My wife is retiring soon from 28 years of teaching. She would have logged 42 years had she not taken 14 years off to be a stay-at-home mom. As one who was “downsized” three years ago by Clear Channel, a communications company bleeding red ink, and now considers himself semi-retired, I think she’ll like retirement after a period of adjustment. I am looking forward to the daytime companionship — right now it’s just our cat Mistletoe and me, and she can’t carry a conversation. I also welcome the flexibility we’ll have for traveling.

Copyright 2012 by Phil Roberts, Creative Enterprises.

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Posted by on May 24, 2012 in Uncategorized


Dinner theater in New Era: What’s not to love?

“Big River” play poster. Courtesy of Bill Turner’s Facebook page.

Former New Era actor and now play director, Bill Turner. Courtesy of Bill Turner’s Facebook page.

Not much happens in tiny New Era, Iowa, located just a short distance from the south entrance to Wildcat Den State Park in Muscatine County.

That’s appropriate; there’s really not much there. Just a few houses and a large old community hall that’s connected by a newer social hall to the picturesque New Era Lutheran Church.

At dusk, the deer that wander out of the woods might well outnumber the people of New Era.

There is one time, though, that New Era comes to life. That’s in May each year at a dinner theater hosted by the church.

Guests sit down to a home-cooked meal in the social hall, then they move to the community hall to watch their friends and neighbors in a performance. It’s been an annual tradition since 1994. Proceeds go to charity.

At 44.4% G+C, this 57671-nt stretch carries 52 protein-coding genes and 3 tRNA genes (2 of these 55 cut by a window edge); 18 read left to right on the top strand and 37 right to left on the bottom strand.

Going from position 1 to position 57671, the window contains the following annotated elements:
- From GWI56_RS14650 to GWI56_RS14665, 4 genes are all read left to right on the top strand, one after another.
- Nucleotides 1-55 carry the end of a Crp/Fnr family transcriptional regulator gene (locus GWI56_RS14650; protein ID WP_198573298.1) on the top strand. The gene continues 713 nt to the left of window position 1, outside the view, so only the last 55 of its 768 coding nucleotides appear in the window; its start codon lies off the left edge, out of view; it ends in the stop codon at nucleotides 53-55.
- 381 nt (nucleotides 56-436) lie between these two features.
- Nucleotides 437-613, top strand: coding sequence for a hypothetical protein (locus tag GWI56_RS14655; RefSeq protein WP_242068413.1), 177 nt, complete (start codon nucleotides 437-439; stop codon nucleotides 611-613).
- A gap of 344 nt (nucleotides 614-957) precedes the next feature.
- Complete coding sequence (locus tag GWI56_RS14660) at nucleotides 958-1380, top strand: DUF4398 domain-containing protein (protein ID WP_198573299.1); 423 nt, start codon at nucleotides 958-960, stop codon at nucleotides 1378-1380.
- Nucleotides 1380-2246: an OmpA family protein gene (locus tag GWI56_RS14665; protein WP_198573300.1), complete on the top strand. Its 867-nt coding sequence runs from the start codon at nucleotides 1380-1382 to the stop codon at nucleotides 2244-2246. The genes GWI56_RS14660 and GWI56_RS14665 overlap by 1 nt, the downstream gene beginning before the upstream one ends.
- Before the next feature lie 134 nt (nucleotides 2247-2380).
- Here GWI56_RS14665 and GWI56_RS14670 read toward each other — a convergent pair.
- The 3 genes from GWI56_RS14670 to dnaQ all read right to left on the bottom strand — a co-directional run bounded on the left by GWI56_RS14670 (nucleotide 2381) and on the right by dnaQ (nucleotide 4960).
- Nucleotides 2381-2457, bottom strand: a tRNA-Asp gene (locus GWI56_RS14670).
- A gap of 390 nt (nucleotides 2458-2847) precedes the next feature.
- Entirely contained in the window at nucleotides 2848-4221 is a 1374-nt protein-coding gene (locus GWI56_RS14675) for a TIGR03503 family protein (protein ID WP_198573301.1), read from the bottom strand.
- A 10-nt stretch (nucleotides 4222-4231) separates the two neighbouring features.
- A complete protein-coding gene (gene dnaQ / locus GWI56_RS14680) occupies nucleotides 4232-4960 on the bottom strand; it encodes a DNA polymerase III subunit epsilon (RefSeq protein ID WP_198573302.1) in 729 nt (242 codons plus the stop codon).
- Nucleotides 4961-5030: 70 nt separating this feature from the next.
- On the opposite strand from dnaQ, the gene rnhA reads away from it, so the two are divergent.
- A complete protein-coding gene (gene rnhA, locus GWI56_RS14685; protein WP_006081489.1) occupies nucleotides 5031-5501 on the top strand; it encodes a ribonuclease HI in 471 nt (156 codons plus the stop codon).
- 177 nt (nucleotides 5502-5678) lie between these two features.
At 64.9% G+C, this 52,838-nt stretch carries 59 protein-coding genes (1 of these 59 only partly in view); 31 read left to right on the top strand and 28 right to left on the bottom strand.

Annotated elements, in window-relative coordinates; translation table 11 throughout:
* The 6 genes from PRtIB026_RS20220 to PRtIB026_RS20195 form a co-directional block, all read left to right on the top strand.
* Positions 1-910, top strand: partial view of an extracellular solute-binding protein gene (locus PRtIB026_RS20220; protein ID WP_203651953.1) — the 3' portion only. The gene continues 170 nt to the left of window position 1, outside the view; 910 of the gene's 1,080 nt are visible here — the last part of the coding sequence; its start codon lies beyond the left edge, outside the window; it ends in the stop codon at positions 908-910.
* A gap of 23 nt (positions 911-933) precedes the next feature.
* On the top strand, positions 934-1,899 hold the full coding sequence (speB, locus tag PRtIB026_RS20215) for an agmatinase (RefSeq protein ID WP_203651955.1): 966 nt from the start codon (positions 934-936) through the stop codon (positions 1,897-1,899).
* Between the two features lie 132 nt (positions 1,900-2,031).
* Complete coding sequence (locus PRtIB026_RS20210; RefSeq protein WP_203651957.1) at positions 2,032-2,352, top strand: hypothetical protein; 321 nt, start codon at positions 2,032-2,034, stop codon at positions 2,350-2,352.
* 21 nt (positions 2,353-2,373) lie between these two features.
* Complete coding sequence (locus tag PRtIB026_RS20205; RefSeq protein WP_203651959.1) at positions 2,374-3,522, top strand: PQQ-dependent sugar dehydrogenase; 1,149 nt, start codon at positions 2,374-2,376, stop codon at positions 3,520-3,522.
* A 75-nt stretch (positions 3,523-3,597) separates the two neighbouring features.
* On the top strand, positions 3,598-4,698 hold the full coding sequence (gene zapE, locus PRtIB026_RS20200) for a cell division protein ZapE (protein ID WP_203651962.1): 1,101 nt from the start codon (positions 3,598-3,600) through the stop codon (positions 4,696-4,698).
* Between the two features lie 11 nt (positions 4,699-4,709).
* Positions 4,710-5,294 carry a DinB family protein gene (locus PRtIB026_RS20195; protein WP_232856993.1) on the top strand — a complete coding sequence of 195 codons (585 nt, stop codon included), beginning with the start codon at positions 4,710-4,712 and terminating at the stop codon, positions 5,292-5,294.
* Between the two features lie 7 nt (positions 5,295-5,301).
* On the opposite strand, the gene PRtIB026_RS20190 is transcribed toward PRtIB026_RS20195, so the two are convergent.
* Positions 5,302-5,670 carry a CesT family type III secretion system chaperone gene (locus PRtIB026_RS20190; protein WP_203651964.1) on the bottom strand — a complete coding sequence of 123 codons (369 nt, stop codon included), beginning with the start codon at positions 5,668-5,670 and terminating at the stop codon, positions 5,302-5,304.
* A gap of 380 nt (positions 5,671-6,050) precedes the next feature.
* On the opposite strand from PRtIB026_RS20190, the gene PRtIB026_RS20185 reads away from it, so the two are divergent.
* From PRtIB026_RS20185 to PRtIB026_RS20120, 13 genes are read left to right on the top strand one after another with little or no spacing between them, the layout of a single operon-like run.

This year’s show is a musical, “Big River: the Adventures of Huckleberry Finn,” featuring the music of Roger Miller. And church member Bill Turner, 56, of Muscatine, returns for the 14th time as director after acting in four early New Era productions.

Turner and his wife, Mary Maxson, are happy to be transplanted Chicagoans. He was raised west of the Windy City but came to love this area while attending Augustana College,

After graduation, Turner worked in downtown Chicago for three years. But he and his wife decided they didn’t want to raise a family in the city or the suburbs.

“So we came back to the Quad-Cities area,” he says, “and I got a job at Bandag and have been there ever since.”

He is a business analyst at the company, now owned by Bridgestone.
The couple have three children, Adam, Aaron and Kari. Adam and Kari are part of the “Big River” cast.

Turner did some theater in high school but wasn’t involved as an adult until Adam, his oldest son and in middle school at the time, auditioned for a community theater part.

Turner drove the boy to the audition.

“They talked me into auditioning at the same time. I got a big part, and the rest is history,” Turner says with a laugh.

Though he didn’t take part in New Era’s first production, “Godspell,” in 1994, Turner won the part of Jesus the next year in “Cotton Patch Gospel.” He then acted in plays the next three years before the director left, and he took that job.

“I said I’d try it, and it went pretty well,” he says of directing. He hasn’t returned to the New Era stage except to sing in plays’ choruses several times.

Being an actor is the most fun, and being a director is the most work, says Turner, “because you have to worry about everybody and every thing.”